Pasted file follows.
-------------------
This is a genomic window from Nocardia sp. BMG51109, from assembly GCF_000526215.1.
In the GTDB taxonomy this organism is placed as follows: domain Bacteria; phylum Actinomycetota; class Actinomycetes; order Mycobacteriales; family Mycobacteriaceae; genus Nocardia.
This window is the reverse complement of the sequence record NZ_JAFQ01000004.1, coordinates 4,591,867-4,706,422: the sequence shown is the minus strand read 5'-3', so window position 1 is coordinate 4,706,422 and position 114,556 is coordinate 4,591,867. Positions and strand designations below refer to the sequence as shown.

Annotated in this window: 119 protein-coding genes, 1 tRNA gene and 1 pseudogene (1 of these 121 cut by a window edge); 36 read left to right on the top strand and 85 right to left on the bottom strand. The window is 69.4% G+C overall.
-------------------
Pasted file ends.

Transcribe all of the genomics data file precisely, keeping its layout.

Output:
This is a genomic window from Nocardia sp. BMG51109, from assembly GCF_000526215.1.
In the GTDB taxonomy this organism is placed as follows: domain Bacteria; phylum Actinomycetota; class Actinomycetes; order Mycobacteriales; family Mycobacteriaceae; genus Nocardia.
This window is the reverse complement of the sequence record NZ_JAFQ01000004.1, coordinates 4,591,867-4,706,422: the sequence shown is the minus strand read 5'-3', so window position 1 is coordinate 4,706,422 and position 114,556 is coordinate 4,591,867. Positions and strand designations below refer to the sequence as shown.

Annotated in this window: 119 protein-coding genes, 1 tRNA gene and 1 pseudogene (1 of these 121 cut by a window edge); 36 read left to right on the top strand and 85 right to left on the bottom strand. The window is 69.4% G+C overall.